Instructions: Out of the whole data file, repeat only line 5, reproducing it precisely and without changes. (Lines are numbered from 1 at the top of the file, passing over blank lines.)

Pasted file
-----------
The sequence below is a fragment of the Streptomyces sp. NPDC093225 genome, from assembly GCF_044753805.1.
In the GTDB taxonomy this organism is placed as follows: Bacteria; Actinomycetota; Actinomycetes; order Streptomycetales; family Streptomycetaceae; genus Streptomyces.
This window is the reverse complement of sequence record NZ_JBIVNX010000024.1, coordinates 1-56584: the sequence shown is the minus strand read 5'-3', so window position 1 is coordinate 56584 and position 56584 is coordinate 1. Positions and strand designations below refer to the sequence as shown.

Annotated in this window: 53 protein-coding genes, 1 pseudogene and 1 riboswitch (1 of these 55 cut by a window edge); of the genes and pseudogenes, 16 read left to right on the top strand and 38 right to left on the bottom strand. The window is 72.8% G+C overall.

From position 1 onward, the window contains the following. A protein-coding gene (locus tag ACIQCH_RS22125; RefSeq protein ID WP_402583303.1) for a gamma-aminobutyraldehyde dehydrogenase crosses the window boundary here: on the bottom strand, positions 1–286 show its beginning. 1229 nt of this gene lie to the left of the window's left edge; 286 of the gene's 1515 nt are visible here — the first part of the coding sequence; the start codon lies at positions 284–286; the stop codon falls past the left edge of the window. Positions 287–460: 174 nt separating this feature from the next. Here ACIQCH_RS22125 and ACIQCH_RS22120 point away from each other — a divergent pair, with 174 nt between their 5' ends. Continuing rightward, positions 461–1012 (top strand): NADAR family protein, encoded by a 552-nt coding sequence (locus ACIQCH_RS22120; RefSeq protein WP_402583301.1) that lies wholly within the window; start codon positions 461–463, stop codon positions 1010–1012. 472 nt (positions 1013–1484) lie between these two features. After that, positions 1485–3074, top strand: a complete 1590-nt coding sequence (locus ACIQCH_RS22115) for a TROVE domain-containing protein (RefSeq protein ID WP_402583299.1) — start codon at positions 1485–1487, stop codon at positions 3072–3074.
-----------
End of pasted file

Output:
From position 1 onward, the window contains the following. A protein-coding gene (locus tag ACIQCH_RS22125; RefSeq protein ID WP_402583303.1) for a gamma-aminobutyraldehyde dehydrogenase crosses the window boundary here: on the bottom strand, positions 1–286 show its beginning. 1229 nt of this gene lie to the left of the window's left edge; 286 of the gene's 1515 nt are visible here — the first part of the coding sequence; the start codon lies at positions 284–286; the stop codon falls past the left edge of the window. Positions 287–460: 174 nt separating this feature from the next. Here ACIQCH_RS22125 and ACIQCH_RS22120 point away from each other — a divergent pair, with 174 nt between their 5' ends. Continuing rightward, positions 461–1012 (top strand): NADAR family protein, encoded by a 552-nt coding sequence (locus ACIQCH_RS22120; RefSeq protein WP_402583301.1) that lies wholly within the window; start codon positions 461–463, stop codon positions 1010–1012. 472 nt (positions 1013–1484) lie between these two features. After that, positions 1485–3074, top strand: a complete 1590-nt coding sequence (locus ACIQCH_RS22115) for a TROVE domain-containing protein (RefSeq protein ID WP_402583299.1) — start codon at positions 1485–1487, stop codon at positions 3072–3074.